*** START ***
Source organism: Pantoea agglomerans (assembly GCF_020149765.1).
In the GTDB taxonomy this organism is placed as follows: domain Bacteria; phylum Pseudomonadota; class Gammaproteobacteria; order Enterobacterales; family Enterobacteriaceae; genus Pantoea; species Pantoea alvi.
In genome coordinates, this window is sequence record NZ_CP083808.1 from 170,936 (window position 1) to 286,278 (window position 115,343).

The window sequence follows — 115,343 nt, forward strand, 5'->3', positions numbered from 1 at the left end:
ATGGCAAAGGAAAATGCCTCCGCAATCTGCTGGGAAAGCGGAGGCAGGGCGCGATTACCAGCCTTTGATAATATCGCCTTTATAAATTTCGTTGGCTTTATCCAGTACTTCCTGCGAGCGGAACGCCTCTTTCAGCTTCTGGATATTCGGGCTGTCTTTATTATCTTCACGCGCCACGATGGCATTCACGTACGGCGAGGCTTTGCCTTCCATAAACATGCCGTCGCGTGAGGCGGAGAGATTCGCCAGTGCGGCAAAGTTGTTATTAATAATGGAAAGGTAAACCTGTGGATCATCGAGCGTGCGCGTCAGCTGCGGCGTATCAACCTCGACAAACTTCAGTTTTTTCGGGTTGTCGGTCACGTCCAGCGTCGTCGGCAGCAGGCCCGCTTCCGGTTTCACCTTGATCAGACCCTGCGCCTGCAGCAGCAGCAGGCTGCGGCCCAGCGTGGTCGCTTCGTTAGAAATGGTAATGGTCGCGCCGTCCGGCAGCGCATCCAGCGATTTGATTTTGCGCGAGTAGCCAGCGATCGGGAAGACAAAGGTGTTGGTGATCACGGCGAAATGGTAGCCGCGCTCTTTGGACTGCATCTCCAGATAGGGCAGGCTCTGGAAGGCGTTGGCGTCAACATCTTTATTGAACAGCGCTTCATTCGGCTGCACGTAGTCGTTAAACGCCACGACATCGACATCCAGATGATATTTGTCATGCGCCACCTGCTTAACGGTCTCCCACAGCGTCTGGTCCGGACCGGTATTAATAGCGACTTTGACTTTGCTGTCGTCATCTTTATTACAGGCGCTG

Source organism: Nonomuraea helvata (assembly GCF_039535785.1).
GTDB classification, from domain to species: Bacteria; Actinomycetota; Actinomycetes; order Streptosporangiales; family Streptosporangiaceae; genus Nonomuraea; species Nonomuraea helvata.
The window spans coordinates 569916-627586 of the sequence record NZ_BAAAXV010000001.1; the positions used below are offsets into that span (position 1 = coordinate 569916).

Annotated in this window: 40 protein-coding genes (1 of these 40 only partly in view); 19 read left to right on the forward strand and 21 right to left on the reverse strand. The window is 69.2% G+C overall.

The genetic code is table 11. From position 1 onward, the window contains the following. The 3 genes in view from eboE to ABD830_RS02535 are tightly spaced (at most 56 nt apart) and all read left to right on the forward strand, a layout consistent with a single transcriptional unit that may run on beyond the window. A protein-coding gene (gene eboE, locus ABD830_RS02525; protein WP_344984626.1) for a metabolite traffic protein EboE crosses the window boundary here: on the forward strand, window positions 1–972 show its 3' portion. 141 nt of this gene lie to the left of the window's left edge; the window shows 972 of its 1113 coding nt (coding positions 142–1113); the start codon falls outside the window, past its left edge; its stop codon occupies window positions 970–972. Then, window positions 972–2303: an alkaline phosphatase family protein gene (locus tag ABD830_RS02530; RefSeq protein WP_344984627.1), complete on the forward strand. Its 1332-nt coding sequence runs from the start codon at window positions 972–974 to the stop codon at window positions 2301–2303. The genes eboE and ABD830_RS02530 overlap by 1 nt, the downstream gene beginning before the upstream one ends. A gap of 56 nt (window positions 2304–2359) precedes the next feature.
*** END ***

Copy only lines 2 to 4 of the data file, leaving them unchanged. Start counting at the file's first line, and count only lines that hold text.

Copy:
In the GTDB taxonomy this organism is placed as follows: domain Bacteria; phylum Pseudomonadota; class Gammaproteobacteria; order Enterobacterales; family Enterobacteriaceae; genus Pantoea; species Pantoea alvi.
In genome coordinates, this window is sequence record NZ_CP083808.1 from 170,936 (window position 1) to 286,278 (window position 115,343).

The window sequence follows — 115,343 nt, forward strand, 5'->3', positions numbered from 1 at the left end: